Friday, March 5, 2010

Bob Chakales, baseball player (1927-2010)

Bob Chakales appears in a 1955 baseball card with the Chicago White Sox. BELOW: Chakales with the Cleveland Indians, as shown on his 1952 Topps card.

By Tom Hawthorn
Special to The Globe and Mail
March 5, 2010

The baseball career of Bob Chakales, so full of promise, seemed jinxed.

After six seasons of toil in the minor leagues, he got called up by the Cleveland Indians, only to find himself as the extra man in a renowned rotation. He wound up exiled to the bullpen.

When he at last got a chance to be a regular starter, he had the great misfortune of being plagued by nagging injuries.

He hurt his arm, developed aches in his elbow, winced from a sore back.

By the time he arrived in Toronto in 1959, reporters knew about his history. “Through adversity may come a star,” reported the Globe. The pitcher is “an antidote for frustration,” pronounced the Star.

Mr. Chakales — his name was pronounced “shackles,” appropriate considering his hard-luck background — pitched for baseball’s Toronto Maple Leafs for three seasons. He had a supporting role in the team’s spectacular 1960 championship season.

Mr. Chakales looked every bit a ballplayer. Tall, handsome and blond-haired, with a crooked nose hinting at an accident in his past, he stood 6-foot-1, weighed 185 pounds. He was known as Chick and, for his fair colouring and ethnic heritage, The Golden Greek.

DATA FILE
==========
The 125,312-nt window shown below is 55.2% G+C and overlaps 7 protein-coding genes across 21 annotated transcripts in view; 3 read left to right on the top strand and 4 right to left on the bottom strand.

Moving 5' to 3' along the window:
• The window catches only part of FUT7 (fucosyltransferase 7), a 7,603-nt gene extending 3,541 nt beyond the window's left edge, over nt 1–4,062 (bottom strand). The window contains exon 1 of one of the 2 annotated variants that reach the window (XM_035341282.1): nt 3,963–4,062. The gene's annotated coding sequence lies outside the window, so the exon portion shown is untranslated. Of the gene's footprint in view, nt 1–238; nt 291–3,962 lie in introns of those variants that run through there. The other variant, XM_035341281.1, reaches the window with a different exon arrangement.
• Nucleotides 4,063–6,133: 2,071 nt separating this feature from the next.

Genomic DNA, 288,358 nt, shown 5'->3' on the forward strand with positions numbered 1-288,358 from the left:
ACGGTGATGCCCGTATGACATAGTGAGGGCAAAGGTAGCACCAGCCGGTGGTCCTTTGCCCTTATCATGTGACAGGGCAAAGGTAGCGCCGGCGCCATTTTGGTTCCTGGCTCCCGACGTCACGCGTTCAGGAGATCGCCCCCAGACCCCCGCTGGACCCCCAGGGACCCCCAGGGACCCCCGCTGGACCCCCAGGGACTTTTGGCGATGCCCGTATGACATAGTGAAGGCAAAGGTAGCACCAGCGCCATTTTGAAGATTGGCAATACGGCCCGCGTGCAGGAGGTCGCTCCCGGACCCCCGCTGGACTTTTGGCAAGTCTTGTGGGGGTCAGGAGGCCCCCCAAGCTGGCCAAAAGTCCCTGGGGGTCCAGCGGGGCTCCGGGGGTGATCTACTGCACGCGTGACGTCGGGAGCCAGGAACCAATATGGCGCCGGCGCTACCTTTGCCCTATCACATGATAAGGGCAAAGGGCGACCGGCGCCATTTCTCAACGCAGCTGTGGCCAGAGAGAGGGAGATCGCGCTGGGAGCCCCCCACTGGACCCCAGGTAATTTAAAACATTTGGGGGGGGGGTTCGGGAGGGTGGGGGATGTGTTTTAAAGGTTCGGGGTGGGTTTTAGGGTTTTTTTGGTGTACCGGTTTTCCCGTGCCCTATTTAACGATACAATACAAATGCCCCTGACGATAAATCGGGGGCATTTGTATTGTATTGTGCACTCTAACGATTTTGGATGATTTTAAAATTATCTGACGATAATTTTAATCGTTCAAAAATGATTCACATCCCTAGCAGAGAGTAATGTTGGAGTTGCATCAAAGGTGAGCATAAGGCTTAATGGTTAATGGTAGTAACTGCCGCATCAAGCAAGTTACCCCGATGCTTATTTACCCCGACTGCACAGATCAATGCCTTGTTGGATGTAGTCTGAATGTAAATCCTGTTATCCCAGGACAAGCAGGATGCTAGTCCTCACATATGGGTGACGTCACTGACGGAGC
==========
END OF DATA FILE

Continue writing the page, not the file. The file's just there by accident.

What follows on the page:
Born in North Carolina, he was a star athlete at Benedictine High in Richmond, Va. He was named All-State in baseball, basketball, and football.

The Philadelphia Phillies signed him as an amateur free agent at age 17 in 1945, assigning him to the Class B Wilmington (Del.) Blue Rocks. His signing bonus was $12,500, a generous sum he thought until the Brooklyn Dodgers offered him twice as much too late the following day.

He was drafted and missed a season fulfilling his military obligations with the U.S. Army.
It was during spring training in 1948 that he hurt his arm.

A few years later, Baseball Digest would describe the circumstances, presenting his words in an approximation of his Southern accent.

“Ah was tryin’ to snap a cu’ve an’ Ah snapped mah arm,” he said. “Mah arm was rilly soah. I tol’ em ‘bout it an’ they said, ‘Keep throwin’, it’ll work out.’ Instead it got soah and soah. I culd hahdly lift the ball.”

The pitching prospect fell into some bad habits, indulgences made possible by the dwindling supply of bonus money.

“Ah became a playboy. Ah learned how in the Army. Ah got out of shape.”

The Cleveland Indians selected him in the minor-league draft three years later. He finally got promoted to the parent club in 1951. He recorded three wins and four losses in his rookie campaign, cementing two of those victories with his own timely hitting.

Though delighted with the opportunity, it was his misfortune to join a veteran pitching staff including Bob Feller (22 victories in 1951), Early Wynn (20), Mike Garcia (20) and Bob Lemon (17). The stellar quartet of right-handers forced Mr. Chakales to the bullpen as a relief pitcher, a role which he felt did not allow for a full demonstration of his pitching repertoire. He possessed a decent fastball, an ordinary changeup and a wicked curve. He worked on but never mastered a knuckleball he described as a slip-pitch.